In early August, ratings agency DBRS Ltd. downgraded BCE Inc. (TSX:BCE)(NYSE:BCE) and Bell Canada, its operating business, suggesting the company would take longer than expected to get its net debt down to between 1.75 times and 2.25 times EBITDA, its target range, from its current level of 2.50.
“Successive, largely debt-financed acquisitions in recent years have caused the company’s financial leverage to remain above its stated target … and have repeatedly delayed the company’s deleveraging plans,” stated DBRS in its August 8 statement.
To be specific, BCE has spent $11 billion over the past three years acquiring Bell Aliant, Astral Media, Manitoba Telecom Services, and its most recent pickup, a $675 million deal to buy the remaining 65% stake it didn’t already own in Q9 Networks, a leading data centre operator.
As a result of these deals, BCE’s net debt sits at $21.7 billion as of the end of June with $8.7 billion in adjusted EBITDA over the trailing 12 months. While BCE’s leverage ratio is higher than its targeted range, DBRS is quick to point out that it’s still lower than both Telus Corporation and Rogers Communications Inc., whose net debt is 2.7 and 3.1 times EBITDA, respectively.
So, if these three companies were crack addicts, BCE would be least likely to need hospitalization or rehab. Investors shouldn’t find that comforting.
Don’t get me wrong. I’m all for companies investing in their businesses because that’s the only way to grow, but it seems that investors are being far too easy on the company for its “suck and blow” routine. While borrowing heavily to improve its technology, investing in wireless spectrum, and acquiring other businesses, it’s also returning capital to shareholders, leaving less in the kitty for the repayment of its ever-higher debt levels.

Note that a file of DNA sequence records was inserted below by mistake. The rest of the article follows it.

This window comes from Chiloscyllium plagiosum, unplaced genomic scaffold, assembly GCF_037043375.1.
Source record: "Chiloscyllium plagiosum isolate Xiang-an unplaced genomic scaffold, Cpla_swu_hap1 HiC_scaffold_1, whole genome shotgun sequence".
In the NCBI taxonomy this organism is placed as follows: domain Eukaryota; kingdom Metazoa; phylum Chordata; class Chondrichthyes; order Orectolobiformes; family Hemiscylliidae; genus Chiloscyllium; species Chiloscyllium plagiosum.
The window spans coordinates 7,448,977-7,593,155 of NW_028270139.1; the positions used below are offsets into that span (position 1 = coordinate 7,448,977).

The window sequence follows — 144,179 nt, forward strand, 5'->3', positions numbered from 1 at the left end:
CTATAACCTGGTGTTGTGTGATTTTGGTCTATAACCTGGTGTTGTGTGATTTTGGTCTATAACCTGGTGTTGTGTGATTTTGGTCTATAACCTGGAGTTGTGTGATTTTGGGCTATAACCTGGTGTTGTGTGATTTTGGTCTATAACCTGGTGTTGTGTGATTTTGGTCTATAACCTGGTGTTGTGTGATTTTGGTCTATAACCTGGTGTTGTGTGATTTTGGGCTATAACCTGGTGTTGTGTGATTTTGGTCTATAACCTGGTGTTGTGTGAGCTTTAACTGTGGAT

Strung out and looking for a fix, it announced a $1.5 billion debt offering at the same time as the DBRS downgrade in August. “With this transaction, we are pleased to have secured significant debt capital at what is the all-time lowest financing rate ever achieved by Bell Canada on any [medium-term note] debenture issuance,” BCE CFO Glen LeBlanc said in a statement. The company will use the funds to pay for the Q9 acquisition, retire debt due in February, and for general working capital.
BCE’s long-term debt over the past decade has ranged anywhere from 26% of total assets in 2008 to 36% in 2013. Today, it’s around 33% and rising. If interest rates move up, BCE is going to have to allocate more of its free cash flow to debt repayment and less to acquisitions, dividends, and share repurchases.
However, what happens if BCE’s business doesn’t deliver the $9 billion in annual pro forma EBITDA (after dividends) DBRS expects it will do in the near to medium term? Its current free cash flow is less than 5% of its total debt. That means it would take the company 20 years to pay down its entire debt. Dividends would still get paid in this scenario, but acquisitions and share repurchases would have to be put on the back burner.
I’m not trying to scare BCE investors, but when I read headlines that suggest blue-chip stocks are a sure thing in terms of dividends and steady growth, I have to wonder how closely some people are looking at the balance sheets of these companies.
If it makes sense to pay off 100% of your mortgage, why shouldn’t BCE to do the same? If it doesn’t do a better job of lowering its leverage, investors could wake up one day with a bad case of indigestion.